The Power of Collaboration
The value of collaboration between nonprofits rests in expanded capacity to respond to community need, maximized waste-diversion, and honing best-practices to generate agency revenue. We are enthusiastic about a project between St. Vincent de Paul of Dayton, Ohio (SVdP Dayton), Cascade Alliance and the Federal Emergency Management Agency (FEMA) that embodies the potential of nonprofit partnerships around the nation.
In response to a series of tornadoes that tore through Dayton end of May, SVdP Dayton pivoted its operations to provide emergency assistance to tornado victims. As they are already intimately familiar with helping their neighbors in need, this was a natural response. Several months in, the agency capacity stretched thin, SVdP and FEMA coordinated with Cascade Alliance to strategize a plan to support its retail thrift operations while staff are diverted to the emergency response. We reached out to our members and were not disappointed: we soon had staff members from nonprofits from New York to Eugene working in rotating weekly shifts to provide support. Already, the clothing section has been reorganized and expanded, a book department expansion in in the planning stages, and the store continues to be stocked with fresh product. We couldn’t be more honored to work alongside such dedicated staff. Observing their response to their community members in need is humbling.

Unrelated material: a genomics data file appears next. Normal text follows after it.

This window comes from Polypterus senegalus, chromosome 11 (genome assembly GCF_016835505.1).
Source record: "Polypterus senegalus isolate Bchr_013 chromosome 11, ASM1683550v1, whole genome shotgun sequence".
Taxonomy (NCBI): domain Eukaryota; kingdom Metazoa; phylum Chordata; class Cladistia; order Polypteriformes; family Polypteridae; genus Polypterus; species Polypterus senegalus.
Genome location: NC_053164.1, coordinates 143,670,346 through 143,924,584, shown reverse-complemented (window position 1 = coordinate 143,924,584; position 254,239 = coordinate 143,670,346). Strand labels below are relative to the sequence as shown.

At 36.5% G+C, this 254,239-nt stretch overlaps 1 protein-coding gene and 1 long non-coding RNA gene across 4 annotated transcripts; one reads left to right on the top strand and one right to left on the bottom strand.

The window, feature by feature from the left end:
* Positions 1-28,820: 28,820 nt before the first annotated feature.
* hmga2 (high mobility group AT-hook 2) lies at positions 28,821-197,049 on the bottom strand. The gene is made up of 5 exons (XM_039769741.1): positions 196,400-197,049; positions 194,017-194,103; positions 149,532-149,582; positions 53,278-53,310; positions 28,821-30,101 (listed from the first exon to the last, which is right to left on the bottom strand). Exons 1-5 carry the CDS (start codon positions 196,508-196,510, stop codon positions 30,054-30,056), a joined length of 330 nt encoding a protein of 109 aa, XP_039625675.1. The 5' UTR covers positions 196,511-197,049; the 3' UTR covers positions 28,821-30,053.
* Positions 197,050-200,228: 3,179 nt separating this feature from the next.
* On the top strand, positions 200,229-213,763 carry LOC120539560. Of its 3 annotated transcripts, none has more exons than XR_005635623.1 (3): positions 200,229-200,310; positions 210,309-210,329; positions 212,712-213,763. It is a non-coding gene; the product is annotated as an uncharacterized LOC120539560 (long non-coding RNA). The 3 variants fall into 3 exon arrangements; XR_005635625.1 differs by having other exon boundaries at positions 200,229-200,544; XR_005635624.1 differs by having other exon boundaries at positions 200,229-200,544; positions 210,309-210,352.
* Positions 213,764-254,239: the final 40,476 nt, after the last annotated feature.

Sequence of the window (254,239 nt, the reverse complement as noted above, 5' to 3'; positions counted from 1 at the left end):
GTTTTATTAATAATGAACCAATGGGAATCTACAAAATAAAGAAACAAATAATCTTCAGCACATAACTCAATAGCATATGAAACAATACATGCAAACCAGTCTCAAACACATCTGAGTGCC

Cascade Alliance could not complete a multiple month long project without its members, nor would the detailed planning and feedback that prefaced it be as diverse. A network of waste-based nonprofit partnerships enabled this to come to fruition. Having the variety of skill sets, expertise and hands available has made for an incredible strike team.
Nonprofits often must respond to community need as it arises, leaving agencies with a common problem: how to funnel resources where they are most needed while simultaneously generating the revenue that supports its operations. Waste-based enterprises, such as retail thrift, enable nonprofits to operate with more flexibility. Impending worsening of climate change leaves us with complex economic and human problems in our communities that will follow more frequent natural disasters. Partnerships between nonprofits and government agencies allow us to respond more creatively through the power of shared industry knowledge. As we fight for a more sustainable future, collaboration is crucial.